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What's all this?
ATW (Toby White): My former site, the Vertebrate Notes, began as a set of notes on vertebrate paleontology and biology kept for personal use, but the project got completely out of hand. At some point, I ran into Alan Kazlev, who has never been in hand. After a year of discussion, two weeks of serious thought, and no actual planning, we started Palaeos. I'm not sure what it is, but we spend a lot of time on it. I handle the vertebrates mostly. Alan was handling the rest of time and space.
MAK (M Alan Kazlev): I've added a few more comments in the About Palaeos page.
What's in Palaeos?
ATW: I have no idea. Ask Alan.
MAK: I suppose all I can say is that it's a work in progress, summed up by the motto: life through deep time.
OK. What's in the Vertebrate Part?
ATW: All kinds of things: an alphabetical index of clades, cladograms showing the relationship of each group to the others, synapomorphies of the groups, other anatomical information, some images; often some quick information on ecological position, references and web links for further information, literature references; the names of typical or notable members of the taxon. Now and again, other material of interest in the form of notes or essays has been included in the entry. Another section takes a few vicious stabs at being an osteology of the vertebrates. There's a very home-grown glossary of vertebrate biology. I've got some other sections in mind for later. In forming Palaeos, I've integrated most of Alan's vertebrate materials. Sometimes they complement the old material quite nicely. Then again, sometimes they don't. Some of the entries are, obviously, much more comprehensive than others. There is no real method to the selection. I've been trying to give a little coverage to all groups. So far the only group I find truly boring are the teleosts, and even they have their points.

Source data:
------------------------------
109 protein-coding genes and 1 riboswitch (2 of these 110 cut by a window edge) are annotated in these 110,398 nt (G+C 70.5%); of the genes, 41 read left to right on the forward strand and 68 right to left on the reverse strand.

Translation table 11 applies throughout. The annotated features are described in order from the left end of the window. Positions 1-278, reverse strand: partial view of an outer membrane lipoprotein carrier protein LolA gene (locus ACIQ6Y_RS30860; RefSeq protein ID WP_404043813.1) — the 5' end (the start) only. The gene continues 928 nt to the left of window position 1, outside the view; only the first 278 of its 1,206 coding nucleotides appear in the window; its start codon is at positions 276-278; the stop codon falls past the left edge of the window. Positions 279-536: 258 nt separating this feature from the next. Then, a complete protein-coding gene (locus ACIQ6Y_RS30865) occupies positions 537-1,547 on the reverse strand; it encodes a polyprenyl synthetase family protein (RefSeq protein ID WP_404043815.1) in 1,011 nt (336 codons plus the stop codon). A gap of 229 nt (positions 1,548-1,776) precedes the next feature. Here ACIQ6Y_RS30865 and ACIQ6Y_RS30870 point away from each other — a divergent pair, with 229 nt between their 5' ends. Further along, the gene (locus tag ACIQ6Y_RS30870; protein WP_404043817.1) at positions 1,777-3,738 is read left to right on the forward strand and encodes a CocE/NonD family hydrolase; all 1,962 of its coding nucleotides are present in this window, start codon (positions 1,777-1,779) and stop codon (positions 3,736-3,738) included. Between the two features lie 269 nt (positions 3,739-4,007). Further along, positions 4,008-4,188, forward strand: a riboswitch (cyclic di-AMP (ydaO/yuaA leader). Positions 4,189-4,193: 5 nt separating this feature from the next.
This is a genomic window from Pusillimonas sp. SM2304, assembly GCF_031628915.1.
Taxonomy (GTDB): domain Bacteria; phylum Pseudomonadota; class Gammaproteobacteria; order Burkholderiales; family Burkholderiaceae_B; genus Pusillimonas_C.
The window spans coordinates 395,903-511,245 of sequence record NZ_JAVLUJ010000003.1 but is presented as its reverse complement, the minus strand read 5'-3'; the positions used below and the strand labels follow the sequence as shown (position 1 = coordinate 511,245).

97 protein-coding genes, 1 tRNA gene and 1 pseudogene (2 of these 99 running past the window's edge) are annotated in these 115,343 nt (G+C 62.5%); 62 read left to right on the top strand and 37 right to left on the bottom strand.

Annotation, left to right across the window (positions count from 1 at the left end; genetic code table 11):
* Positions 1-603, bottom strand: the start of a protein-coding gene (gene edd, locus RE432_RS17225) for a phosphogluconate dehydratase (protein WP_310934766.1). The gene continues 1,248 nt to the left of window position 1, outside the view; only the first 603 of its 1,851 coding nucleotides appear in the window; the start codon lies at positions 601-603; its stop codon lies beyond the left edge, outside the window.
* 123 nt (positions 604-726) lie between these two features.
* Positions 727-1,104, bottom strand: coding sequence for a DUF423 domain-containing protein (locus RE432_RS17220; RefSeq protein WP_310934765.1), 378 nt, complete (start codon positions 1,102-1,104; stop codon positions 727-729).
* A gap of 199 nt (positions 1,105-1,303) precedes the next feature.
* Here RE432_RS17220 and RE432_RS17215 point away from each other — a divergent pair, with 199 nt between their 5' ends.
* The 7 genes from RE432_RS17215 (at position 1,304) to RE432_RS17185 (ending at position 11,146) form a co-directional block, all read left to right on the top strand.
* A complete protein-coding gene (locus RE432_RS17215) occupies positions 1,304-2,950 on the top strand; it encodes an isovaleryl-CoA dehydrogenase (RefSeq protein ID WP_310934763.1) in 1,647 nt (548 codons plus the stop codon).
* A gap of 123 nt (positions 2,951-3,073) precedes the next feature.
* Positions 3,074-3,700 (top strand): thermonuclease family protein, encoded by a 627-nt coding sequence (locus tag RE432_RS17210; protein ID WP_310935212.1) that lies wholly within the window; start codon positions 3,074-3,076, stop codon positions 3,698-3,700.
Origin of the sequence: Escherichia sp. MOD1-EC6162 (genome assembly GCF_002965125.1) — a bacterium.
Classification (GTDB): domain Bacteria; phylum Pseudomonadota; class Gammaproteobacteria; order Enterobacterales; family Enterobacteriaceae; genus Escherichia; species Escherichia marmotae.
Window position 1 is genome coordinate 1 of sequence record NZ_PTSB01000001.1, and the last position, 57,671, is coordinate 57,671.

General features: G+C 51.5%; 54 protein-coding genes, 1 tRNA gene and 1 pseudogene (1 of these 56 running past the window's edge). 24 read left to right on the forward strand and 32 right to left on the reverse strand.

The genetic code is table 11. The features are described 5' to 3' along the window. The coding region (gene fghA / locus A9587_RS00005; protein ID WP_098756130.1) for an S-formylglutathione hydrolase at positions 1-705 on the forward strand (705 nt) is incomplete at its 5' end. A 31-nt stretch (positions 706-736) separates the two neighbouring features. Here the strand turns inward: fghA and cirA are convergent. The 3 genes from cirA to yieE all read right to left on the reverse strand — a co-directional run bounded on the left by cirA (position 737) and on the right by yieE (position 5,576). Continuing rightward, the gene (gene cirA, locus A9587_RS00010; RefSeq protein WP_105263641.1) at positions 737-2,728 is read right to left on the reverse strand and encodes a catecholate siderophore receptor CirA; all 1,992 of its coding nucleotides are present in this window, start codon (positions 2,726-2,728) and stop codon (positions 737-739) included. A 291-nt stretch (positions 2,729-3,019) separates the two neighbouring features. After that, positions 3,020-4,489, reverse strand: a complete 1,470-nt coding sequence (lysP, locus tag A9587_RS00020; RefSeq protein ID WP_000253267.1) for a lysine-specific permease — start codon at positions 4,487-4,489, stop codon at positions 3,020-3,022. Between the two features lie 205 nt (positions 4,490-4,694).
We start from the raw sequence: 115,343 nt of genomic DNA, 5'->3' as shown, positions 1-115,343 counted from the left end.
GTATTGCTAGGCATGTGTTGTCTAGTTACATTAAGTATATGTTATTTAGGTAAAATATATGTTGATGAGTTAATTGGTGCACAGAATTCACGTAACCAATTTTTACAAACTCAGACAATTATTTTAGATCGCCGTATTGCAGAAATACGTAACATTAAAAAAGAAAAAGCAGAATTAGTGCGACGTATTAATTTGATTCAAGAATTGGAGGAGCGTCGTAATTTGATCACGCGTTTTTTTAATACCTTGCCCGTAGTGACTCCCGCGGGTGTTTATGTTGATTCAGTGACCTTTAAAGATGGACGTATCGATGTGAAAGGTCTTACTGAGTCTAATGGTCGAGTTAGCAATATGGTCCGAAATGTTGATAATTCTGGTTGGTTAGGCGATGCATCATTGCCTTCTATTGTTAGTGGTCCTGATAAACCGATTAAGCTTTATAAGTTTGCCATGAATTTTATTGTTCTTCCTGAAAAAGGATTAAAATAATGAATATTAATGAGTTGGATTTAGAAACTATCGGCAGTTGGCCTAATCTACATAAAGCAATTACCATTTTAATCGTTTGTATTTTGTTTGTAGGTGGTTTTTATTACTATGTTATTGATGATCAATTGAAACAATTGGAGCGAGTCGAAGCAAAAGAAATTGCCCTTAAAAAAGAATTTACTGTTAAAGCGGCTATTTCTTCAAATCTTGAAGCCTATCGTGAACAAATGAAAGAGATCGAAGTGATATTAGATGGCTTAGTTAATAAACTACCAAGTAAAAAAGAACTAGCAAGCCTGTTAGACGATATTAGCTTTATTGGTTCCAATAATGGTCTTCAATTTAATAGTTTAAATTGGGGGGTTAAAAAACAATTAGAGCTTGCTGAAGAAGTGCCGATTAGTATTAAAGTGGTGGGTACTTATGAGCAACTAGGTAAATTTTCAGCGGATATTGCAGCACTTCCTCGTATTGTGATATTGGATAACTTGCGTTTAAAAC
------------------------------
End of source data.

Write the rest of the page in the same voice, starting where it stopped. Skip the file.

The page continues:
ATW: Why not? Also because Fred Bervoets (DinoData) was kind enough to suggest and encourage it.
Are you one them cladists?
ATW: Yup – but I cheat sometimes.
ATW: The bane of cladograms are meaningless nodes and stem species. If you've ever tried to draw a cladogram, you'll know what I mean. When an important group starts to radiate, it often throws out a bunch of taxa early on that don't last long and leave no daughter clades. Their relationships are often poorly understood because only a few, isolated specimens are known. They tend to obscure the main lines of a cladogram. Worse, they require a lot of work for me because they often have some weird mix of characters that requires a great deal of explanation for not much learned—all of it for a group erected on 1 molar, half a vertebra and a burning to desire to finish the thesis before turning 30 (yes, I've been there). Sometimes the only solution is to erect a garbage taxon and throw the oddballs into it. Another approach is to allow nodes to include basal species. This would be wrong. The practice has no theoretical justification. It undermines the whole theoretical foundation of cladistics. It is sheer sloppiness. But I'm going to do it anyway.
What are your sources?